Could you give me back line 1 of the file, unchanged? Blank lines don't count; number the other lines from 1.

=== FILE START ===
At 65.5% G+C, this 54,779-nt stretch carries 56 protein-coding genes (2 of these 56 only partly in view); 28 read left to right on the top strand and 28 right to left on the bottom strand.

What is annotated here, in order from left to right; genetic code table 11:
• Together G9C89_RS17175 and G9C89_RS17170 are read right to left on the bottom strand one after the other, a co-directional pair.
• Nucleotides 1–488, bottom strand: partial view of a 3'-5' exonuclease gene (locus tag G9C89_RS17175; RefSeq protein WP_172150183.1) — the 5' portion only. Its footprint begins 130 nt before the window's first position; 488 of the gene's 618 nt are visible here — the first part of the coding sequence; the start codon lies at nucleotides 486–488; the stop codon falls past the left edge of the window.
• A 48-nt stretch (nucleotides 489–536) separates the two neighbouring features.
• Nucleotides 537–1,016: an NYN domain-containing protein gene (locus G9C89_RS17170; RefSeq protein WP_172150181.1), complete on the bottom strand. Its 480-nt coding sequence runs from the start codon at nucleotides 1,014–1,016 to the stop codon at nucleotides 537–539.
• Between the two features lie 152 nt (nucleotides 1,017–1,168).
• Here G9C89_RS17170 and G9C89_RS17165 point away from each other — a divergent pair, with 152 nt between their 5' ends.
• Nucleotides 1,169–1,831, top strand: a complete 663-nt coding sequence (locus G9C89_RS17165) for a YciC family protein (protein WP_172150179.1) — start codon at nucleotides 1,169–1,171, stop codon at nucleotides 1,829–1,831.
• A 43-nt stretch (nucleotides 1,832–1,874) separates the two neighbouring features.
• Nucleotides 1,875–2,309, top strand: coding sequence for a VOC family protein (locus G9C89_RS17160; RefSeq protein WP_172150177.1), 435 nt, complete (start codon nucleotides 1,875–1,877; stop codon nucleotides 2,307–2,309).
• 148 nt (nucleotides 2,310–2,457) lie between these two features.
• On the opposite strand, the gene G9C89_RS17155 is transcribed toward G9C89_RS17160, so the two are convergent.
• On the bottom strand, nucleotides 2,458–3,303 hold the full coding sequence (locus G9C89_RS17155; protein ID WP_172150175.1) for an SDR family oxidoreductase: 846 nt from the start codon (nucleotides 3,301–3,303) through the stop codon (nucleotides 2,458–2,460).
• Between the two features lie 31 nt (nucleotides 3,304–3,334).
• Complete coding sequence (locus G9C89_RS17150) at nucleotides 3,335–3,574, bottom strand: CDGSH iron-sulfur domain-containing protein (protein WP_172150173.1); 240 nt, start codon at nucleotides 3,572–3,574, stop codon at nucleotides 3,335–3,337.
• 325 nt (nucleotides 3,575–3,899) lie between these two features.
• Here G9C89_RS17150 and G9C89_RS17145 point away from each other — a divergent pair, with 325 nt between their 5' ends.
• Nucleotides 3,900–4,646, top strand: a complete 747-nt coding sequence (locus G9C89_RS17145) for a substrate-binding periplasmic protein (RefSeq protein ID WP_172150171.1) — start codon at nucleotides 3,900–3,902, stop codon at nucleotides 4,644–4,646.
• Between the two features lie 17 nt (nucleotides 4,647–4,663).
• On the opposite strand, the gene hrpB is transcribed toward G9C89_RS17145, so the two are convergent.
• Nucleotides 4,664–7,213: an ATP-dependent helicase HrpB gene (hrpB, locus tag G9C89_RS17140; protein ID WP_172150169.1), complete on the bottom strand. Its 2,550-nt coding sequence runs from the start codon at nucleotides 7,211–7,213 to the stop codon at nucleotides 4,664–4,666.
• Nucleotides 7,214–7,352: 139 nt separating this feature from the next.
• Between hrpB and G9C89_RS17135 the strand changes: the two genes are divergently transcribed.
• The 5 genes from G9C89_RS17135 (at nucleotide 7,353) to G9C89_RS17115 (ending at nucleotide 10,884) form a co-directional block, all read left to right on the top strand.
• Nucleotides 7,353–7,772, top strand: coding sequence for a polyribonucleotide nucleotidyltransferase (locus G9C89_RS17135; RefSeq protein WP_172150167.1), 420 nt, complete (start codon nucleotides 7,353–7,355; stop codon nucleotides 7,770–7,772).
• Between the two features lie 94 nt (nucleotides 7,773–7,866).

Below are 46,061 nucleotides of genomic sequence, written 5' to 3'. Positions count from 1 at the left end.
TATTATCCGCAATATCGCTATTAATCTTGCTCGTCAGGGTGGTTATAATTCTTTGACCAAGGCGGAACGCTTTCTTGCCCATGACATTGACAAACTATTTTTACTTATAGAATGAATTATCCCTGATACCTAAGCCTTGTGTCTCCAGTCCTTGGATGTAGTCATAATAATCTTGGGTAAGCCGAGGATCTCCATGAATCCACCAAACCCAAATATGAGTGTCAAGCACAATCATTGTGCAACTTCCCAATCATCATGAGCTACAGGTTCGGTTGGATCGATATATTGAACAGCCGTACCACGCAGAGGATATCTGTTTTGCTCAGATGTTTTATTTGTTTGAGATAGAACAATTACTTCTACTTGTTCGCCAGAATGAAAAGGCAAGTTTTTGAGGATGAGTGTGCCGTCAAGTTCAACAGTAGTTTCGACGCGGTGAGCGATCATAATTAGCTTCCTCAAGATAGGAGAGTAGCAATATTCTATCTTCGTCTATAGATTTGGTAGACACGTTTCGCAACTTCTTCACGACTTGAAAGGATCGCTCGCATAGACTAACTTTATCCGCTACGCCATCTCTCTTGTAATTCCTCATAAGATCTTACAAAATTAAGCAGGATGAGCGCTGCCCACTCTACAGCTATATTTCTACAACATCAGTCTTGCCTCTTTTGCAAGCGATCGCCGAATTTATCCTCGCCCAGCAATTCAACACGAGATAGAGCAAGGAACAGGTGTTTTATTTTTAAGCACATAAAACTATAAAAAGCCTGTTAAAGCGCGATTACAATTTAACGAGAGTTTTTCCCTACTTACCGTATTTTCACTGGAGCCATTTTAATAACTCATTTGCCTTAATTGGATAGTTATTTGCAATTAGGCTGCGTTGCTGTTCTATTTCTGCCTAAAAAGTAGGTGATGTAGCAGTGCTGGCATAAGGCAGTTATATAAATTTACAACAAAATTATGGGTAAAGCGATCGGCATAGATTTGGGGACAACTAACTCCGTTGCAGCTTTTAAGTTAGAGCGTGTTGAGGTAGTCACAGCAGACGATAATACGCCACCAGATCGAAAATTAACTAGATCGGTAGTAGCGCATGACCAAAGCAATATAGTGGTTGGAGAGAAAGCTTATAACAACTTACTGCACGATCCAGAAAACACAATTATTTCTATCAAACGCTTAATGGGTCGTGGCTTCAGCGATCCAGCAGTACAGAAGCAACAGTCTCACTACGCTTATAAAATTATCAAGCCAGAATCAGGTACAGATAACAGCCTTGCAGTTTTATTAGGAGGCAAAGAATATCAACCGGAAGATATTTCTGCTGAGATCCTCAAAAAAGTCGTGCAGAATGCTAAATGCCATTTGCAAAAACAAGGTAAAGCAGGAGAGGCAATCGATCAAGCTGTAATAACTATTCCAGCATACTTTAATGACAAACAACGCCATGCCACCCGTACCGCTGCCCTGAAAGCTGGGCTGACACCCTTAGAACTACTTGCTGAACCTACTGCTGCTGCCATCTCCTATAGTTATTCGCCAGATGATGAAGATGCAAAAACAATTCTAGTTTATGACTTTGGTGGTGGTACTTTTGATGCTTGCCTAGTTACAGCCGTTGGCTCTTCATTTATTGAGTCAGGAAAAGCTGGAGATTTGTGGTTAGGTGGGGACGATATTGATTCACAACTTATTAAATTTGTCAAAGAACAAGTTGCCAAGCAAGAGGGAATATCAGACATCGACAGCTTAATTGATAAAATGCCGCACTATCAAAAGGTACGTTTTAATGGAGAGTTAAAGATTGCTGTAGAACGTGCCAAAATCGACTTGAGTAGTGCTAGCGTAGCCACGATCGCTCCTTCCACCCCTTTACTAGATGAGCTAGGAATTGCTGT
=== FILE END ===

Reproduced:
At 65.5% G+C, this 54,779-nt stretch carries 56 protein-coding genes (2 of these 56 only partly in view); 28 read left to right on the top strand and 28 right to left on the bottom strand.